The Indian leadership and a section of the intelligentsia have been shedding tears over the deaths of 19 soldiers in a recent attack on an army base in Kashmir.
The September 18 incident, which also left four militants dead, has been blamed on Pakistan-based terror groups. The Indian government continues to claim that insurgents fighting for the right to self-determination in Kashmir are being aided and abetted by Pakistani agencies from across the border.
Since then, not only has the Indian government conducted surgical strikes on alleged militant camps near the border, but it has intensified its pressure to isolate Pakistan internationally. So much so that Indian prime minister Narendra Modi has described Pakistan as the “motherhood of terrorism”.
Not to be left behind, a hawkish media and certain stars associated with the Indian film industry have created an atmosphere of hostility against Pakistan across the country. Pressure is also being put on Indian filmmakers to prevent them from casting Pakistani actors.
Those blinded by nationalism are not willing to listen to alternative views. As a result, those expressing reservations over this rhetoric are being hounded and intimidated by right-wing groups. Any voice of reason is seen unpatriotic.
Undoubtedly, Pakistan is responsible for supporting Islamic extremism and was instrumental in the creation of the Taliban. This was done at the behest of the U.S. government as a counterweight Russia during Cold War era.
India’s ruling Hindu nationalist Bhartiya Janata Party (BJP) is trying to create a war hysteria in the aftermath of the attack to attract votes during upcoming assembly elections in Punjab and Uttar Pradesh. It must not be forgotten that Pakistani soldiers and civilians are also getting killed at the hands of the Islamic extremists, who are active in the Kashmir region.
India’s double standard on patriotism
The bigger question, however, is that even if we believe what is being served to us by the Indian leadership, media, and their film-industry apologists, why was such outrage and patriotism not shown when several Sikh soldiers were murdered during the 1984 anti-Sikh massacre? That pogrom followed the assassination of the then Indian prime minister Indira Gandhi by her Sikh bodyguards.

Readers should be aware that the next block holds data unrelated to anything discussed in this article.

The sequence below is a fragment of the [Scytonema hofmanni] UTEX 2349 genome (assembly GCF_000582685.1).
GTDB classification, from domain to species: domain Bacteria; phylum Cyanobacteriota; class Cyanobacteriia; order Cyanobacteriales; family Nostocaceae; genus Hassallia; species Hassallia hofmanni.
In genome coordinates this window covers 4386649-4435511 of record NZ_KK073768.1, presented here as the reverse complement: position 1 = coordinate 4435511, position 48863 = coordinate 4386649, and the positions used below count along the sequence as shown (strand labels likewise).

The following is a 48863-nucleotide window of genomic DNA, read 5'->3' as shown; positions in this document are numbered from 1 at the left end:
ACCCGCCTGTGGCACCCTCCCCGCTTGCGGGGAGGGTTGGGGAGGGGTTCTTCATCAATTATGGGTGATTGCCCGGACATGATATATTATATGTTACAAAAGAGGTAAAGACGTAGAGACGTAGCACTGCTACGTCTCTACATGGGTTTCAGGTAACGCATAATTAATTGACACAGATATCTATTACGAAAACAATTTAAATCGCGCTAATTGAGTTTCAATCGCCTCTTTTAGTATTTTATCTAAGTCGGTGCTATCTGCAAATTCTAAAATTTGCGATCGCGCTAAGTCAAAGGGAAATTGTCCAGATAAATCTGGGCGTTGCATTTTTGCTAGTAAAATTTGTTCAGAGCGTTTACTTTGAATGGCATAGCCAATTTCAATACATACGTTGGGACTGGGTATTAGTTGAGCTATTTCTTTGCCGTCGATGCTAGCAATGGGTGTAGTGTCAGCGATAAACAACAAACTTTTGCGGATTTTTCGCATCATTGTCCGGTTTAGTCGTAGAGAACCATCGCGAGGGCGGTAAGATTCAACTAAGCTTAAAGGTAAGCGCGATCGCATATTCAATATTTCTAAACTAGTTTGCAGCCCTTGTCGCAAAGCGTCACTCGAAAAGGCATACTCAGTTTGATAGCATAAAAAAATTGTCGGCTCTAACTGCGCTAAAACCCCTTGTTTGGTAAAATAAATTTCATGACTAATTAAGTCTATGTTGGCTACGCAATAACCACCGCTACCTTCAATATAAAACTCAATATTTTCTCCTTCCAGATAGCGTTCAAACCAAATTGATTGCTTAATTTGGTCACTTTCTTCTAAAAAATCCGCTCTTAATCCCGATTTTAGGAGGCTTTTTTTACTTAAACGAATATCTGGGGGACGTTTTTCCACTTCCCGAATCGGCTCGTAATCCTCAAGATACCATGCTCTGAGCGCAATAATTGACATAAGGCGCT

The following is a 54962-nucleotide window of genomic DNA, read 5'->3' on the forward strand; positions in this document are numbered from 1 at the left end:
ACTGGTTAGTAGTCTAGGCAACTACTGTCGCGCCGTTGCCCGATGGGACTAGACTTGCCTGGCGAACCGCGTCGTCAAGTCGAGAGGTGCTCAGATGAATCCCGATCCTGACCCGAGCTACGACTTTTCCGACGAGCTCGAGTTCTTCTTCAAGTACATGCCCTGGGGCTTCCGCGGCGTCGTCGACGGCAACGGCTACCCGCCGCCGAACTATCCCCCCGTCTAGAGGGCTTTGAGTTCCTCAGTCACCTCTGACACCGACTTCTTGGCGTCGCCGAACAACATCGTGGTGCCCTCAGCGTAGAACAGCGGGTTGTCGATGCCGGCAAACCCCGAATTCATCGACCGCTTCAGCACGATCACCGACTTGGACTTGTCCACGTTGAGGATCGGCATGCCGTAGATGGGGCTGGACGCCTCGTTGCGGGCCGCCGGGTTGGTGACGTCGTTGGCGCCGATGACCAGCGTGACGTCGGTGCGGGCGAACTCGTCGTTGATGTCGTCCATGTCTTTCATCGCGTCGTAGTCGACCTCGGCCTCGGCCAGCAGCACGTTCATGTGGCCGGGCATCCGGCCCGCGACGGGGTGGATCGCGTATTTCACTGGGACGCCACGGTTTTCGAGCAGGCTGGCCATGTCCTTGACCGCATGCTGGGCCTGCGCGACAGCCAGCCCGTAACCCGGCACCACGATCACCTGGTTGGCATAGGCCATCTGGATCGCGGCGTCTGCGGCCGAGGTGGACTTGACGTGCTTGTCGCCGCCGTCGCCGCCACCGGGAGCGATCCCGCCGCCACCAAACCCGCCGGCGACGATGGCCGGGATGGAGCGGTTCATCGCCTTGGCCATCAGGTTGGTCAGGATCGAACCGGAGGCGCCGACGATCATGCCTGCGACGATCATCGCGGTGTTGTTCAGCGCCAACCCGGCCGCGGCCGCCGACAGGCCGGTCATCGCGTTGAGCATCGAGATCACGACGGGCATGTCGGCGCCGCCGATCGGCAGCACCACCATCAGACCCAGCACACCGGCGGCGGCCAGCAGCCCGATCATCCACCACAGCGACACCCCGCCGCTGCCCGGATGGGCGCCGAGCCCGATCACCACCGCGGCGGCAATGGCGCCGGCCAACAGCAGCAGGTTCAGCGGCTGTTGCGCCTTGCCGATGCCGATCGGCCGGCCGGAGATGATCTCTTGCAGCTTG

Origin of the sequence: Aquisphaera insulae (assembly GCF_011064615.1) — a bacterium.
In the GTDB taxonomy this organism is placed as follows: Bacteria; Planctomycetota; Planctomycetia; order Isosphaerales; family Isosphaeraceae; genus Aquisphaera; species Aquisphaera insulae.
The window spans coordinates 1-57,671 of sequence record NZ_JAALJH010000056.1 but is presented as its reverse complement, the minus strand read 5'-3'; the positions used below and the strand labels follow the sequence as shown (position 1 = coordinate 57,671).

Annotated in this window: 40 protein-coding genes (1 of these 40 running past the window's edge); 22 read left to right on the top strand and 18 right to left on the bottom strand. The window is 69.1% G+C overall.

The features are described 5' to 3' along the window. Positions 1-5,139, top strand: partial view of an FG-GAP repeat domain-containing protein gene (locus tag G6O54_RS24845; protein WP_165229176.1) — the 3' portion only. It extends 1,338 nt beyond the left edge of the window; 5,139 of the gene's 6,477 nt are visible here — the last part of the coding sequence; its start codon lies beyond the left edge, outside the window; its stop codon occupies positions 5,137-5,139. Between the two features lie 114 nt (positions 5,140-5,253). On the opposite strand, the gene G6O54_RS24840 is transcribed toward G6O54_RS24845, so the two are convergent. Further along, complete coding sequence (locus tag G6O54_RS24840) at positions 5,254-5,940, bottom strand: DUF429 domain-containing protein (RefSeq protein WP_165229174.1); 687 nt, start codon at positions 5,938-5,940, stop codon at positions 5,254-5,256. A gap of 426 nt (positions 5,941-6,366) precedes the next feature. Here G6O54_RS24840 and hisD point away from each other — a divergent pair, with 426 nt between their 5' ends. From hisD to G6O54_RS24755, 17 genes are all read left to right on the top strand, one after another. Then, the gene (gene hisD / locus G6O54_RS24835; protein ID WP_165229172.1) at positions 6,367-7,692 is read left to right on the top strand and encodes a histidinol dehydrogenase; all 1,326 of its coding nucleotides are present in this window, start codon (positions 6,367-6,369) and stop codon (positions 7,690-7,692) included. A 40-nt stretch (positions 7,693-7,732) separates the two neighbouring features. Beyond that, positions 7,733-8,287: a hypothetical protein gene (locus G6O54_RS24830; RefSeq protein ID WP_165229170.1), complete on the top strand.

In the first week of November 1984, thousands of innocent Sikhs were slain in different parts of the country by mobs led by Gandhi’s Congress party activists. Even uniformed soldiers travelling in trains were not spared. No film actor or leader has expressed any anger over such disrespect shown to Sikh soldiers, who too were serving for the security and safety of the nation.
One can argue that it is an old incident and that the BJP, which was not in power in 1984, cannot be blamed. But this certainly reflects on the collective consciousness of a nation that was built on the principles of secularism and inclusiveness.
Now, consider a fresh instance to understand the selectivity of patriotism. In June this year, militants in Kashmir attacked a paramilitary convoy, leaving eight soldiers dead. One of them, Const. Vir Singh, was Dalit, or a so-called untouchable. It’s a community that has faced caste-based discrimination in Hindu society for centuries.
When Vir Singh’s body was taken to his native village for cremation in Uttar Pradesh, upper-caste chauvinists declined to give his family public space for last rites. They were only forced to give in after the intervention of the administration. It’s a shame that there was no national outrage shown to such disrespect to a slain soldier because of his caste.
Const. Vir Singh’s caste became an issue when his family wanted to hold his funeral.
Indian Army has come under criticism
In other ways, the way Indian soldiers are being immortalized by the political leadership and the intelligentsia is problematic.
Before the Uri attack, more than 80 Kashmiri civilians had died at the hands of Indian forces. They were killed during protests against the death of a militant in an alleged staged shootout. A number of Kashmiris also lost their vision in pellet attacks by soldiers.
Twenty-five years ago, Indian soldiers raped up to 100 women, according to Human Rights Watch, during a raid on two Kashmiri villages: Kunan and Poshpora.
During this infamous military operation of 1991, men were separated from the women, after which women, including minors and seniors, were brutally sexually assaulted by the soldiers. Until now, no justice has been done to the victims of Kunan and Poshpora.
Mahatma Gandhi’s assassin, Nathuram Godse (above), is being celebrated with statues in some Hindu temples in India.
Those who are pained so much over the recent deaths of 19 soldiers must ask themselves why such outrage was not shown for civilians who were either killed or raped by the army.
Is the army the only custodian of the national interest? Or is the national interest more important than the life and dignity of the people of any nation?
And why only see Pakistan as the motherhood of terrorism when the BJP government is also shielding those involved in acts of terror and violence in the name of Hindu nationalism?
Among them are those who targeted the Samjhauta Express rail service that connects India and Pakistan. This attack in 2007 killed 68 people, mostly Pakistanis, in a bomb blast.
Why was there no outrage when a statue of Nathuram Godse, a Hindu extremist who killed Mahatma Gandhi in 1948, was recently unveiled in Uttar Pradesh?
Why are there these double standards on terrorism? If this is how the national interest is defined, then please include my name in the list of antinationals, as well.